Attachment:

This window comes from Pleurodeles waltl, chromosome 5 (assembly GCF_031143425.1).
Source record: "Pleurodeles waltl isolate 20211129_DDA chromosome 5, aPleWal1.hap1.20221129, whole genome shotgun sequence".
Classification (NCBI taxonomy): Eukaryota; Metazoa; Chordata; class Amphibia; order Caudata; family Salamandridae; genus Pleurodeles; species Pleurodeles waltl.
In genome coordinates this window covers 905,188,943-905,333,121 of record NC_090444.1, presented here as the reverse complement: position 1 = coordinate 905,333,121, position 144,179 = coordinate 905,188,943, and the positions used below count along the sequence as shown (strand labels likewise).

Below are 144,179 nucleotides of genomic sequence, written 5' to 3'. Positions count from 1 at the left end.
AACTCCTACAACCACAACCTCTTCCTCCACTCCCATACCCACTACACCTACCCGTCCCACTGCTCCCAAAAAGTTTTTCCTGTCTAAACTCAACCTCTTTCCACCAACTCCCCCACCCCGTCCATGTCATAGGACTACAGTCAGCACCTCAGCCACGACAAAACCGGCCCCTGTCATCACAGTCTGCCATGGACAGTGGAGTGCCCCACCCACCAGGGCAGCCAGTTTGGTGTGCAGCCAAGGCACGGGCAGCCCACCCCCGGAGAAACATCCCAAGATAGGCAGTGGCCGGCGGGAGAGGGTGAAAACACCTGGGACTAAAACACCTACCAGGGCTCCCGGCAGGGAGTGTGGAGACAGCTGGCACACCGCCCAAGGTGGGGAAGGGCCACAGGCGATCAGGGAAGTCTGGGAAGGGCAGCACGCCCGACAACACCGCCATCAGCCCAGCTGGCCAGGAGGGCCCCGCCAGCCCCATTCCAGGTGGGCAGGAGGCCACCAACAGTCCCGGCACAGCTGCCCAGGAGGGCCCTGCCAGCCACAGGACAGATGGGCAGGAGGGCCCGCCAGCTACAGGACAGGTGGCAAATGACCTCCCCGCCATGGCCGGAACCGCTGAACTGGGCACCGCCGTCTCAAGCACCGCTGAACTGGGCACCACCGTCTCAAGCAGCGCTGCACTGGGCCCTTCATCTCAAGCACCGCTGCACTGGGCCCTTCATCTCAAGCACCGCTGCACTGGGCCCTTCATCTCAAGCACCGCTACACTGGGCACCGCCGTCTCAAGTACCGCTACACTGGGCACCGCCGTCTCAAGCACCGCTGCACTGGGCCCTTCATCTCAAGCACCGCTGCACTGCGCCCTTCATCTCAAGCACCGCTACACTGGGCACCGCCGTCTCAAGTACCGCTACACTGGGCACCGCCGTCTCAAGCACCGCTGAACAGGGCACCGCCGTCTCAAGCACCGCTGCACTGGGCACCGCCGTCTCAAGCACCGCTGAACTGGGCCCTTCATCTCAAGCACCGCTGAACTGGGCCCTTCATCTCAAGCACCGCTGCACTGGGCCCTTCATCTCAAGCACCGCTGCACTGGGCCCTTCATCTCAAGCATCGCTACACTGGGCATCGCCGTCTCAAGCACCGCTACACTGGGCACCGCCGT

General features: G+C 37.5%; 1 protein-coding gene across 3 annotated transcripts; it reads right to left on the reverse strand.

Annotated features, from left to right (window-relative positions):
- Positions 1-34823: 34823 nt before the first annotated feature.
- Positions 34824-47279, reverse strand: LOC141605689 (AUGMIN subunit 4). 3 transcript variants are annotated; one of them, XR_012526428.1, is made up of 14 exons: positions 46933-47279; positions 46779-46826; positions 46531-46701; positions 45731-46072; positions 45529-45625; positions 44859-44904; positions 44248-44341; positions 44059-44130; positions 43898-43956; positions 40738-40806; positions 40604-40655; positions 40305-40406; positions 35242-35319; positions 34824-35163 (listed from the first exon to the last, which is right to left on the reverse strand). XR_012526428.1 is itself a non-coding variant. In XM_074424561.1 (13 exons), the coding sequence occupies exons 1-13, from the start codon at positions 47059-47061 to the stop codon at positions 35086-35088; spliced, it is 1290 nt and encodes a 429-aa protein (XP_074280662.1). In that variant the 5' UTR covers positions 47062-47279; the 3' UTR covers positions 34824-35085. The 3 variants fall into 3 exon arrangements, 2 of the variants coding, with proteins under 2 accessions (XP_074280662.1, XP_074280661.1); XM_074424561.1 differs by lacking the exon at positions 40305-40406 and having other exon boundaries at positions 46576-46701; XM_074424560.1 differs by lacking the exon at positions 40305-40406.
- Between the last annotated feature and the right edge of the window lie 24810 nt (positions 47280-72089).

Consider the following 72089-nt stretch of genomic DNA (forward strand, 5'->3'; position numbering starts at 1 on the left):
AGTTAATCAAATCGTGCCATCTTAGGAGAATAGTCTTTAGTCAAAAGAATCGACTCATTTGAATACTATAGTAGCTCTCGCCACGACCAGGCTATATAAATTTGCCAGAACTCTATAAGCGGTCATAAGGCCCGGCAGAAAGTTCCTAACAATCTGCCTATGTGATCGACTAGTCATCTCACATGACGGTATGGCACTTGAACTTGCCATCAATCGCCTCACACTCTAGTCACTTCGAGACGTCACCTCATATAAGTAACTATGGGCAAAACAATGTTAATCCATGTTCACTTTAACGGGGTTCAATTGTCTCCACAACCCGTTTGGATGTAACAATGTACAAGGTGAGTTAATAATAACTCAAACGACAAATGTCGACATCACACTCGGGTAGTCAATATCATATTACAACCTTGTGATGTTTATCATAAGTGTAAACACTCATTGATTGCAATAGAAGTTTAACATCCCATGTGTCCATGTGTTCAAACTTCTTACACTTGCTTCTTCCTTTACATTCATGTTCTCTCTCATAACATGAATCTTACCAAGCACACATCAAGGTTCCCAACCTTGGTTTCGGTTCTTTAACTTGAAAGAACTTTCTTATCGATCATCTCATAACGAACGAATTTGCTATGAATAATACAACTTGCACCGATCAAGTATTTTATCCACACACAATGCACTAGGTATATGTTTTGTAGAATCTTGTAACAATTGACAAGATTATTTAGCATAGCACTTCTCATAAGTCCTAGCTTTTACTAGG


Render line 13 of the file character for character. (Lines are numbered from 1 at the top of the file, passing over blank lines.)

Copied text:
AGTTAATCAAATCGTGCCATCTTAGGAGAATAGTCTTTAGTCAAAAGAATCGACTCATTTGAATACTATAGTAGCTCTCGCCACGACCAGGCTATATAAATTTGCCAGAACTCTATAAGCGGTCATAAGGCCCGGCAGAAAGTTCCTAACAATCTGCCTATGTGATCGACTAGTCATCTCACATGACGGTATGGCACTTGAACTTGCCATCAATCGCCTCACACTCTAGTCACTTCGAGACGTCACCTCATATAAGTAACTATGGGCAAAACAATGTTAATCCATGTTCACTTTAACGGGGTTCAATTGTCTCCACAACCCGTTTGGATGTAACAATGTACAAGGTGAGTTAATAATAACTCAAACGACAAATGTCGACATCACACTCGGGTAGTCAATATCATATTACAACCTTGTGATGTTTATCATAAGTGTAAACACTCATTGATTGCAATAGAAGTTTAACATCCCATGTGTCCATGTGTTCAAACTTCTTACACTTGCTTCTTCCTTTACATTCATGTTCTCTCTCATAACATGAATCTTACCAAGCACACATCAAGGTTCCCAACCTTGGTTTCGGTTCTTTAACTTGAAAGAACTTTCTTATCGATCATCTCATAACGAACGAATTTGCTATGAATAATACAACTTGCACCGATCAAGTATTTTATCCACACACAATGCACTAGGTATATGTTTTGTAGAATCTTGTAACAATTGACAAGATTATTTAGCATAGCACTTCTCATAAGTCCTAGCTTTTACTAGG